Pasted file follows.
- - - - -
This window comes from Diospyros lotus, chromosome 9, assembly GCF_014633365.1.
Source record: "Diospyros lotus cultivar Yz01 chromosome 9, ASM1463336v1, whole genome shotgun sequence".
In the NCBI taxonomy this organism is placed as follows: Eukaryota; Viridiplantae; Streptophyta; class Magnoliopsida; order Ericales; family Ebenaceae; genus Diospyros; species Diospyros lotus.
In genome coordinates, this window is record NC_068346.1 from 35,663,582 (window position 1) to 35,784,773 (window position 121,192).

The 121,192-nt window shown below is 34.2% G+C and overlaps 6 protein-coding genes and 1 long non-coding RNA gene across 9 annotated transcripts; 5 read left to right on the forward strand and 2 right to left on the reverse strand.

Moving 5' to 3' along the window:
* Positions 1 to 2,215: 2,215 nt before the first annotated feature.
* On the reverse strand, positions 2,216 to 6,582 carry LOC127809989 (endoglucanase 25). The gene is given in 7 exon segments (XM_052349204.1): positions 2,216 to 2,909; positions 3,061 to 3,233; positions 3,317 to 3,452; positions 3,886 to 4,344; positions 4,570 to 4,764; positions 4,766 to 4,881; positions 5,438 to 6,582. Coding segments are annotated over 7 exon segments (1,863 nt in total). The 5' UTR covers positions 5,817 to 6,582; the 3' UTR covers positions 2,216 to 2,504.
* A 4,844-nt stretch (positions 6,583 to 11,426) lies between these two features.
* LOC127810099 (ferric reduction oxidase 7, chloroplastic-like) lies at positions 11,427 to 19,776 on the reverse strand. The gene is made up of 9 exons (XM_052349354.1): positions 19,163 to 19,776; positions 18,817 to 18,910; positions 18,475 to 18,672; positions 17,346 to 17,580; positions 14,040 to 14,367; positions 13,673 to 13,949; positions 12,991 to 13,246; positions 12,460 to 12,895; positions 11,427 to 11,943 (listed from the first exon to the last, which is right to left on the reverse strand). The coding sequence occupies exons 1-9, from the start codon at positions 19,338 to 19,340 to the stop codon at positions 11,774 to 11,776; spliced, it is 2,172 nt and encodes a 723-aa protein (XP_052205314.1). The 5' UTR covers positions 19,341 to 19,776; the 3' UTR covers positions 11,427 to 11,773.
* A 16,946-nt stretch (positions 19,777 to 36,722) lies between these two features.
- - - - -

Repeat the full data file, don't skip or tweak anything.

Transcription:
This window comes from Diospyros lotus, chromosome 9, assembly GCF_014633365.1.
Source record: "Diospyros lotus cultivar Yz01 chromosome 9, ASM1463336v1, whole genome shotgun sequence".
In the NCBI taxonomy this organism is placed as follows: Eukaryota; Viridiplantae; Streptophyta; class Magnoliopsida; order Ericales; family Ebenaceae; genus Diospyros; species Diospyros lotus.
In genome coordinates, this window is record NC_068346.1 from 35,663,582 (window position 1) to 35,784,773 (window position 121,192).

The 121,192-nt window shown below is 34.2% G+C and overlaps 6 protein-coding genes and 1 long non-coding RNA gene across 9 annotated transcripts; 5 read left to right on the forward strand and 2 right to left on the reverse strand.

Moving 5' to 3' along the window:
* Positions 1 to 2,215: 2,215 nt before the first annotated feature.
* On the reverse strand, positions 2,216 to 6,582 carry LOC127809989 (endoglucanase 25). The gene is given in 7 exon segments (XM_052349204.1): positions 2,216 to 2,909; positions 3,061 to 3,233; positions 3,317 to 3,452; positions 3,886 to 4,344; positions 4,570 to 4,764; positions 4,766 to 4,881; positions 5,438 to 6,582. Coding segments are annotated over 7 exon segments (1,863 nt in total). The 5' UTR covers positions 5,817 to 6,582; the 3' UTR covers positions 2,216 to 2,504.
* A 4,844-nt stretch (positions 6,583 to 11,426) lies between these two features.
* LOC127810099 (ferric reduction oxidase 7, chloroplastic-like) lies at positions 11,427 to 19,776 on the reverse strand. The gene is made up of 9 exons (XM_052349354.1): positions 19,163 to 19,776; positions 18,817 to 18,910; positions 18,475 to 18,672; positions 17,346 to 17,580; positions 14,040 to 14,367; positions 13,673 to 13,949; positions 12,991 to 13,246; positions 12,460 to 12,895; positions 11,427 to 11,943 (listed from the first exon to the last, which is right to left on the reverse strand). The coding sequence occupies exons 1-9, from the start codon at positions 19,338 to 19,340 to the stop codon at positions 11,774 to 11,776; spliced, it is 2,172 nt and encodes a 723-aa protein (XP_052205314.1). The 5' UTR covers positions 19,341 to 19,776; the 3' UTR covers positions 11,427 to 11,773.
* A 16,946-nt stretch (positions 19,777 to 36,722) lies between these two features.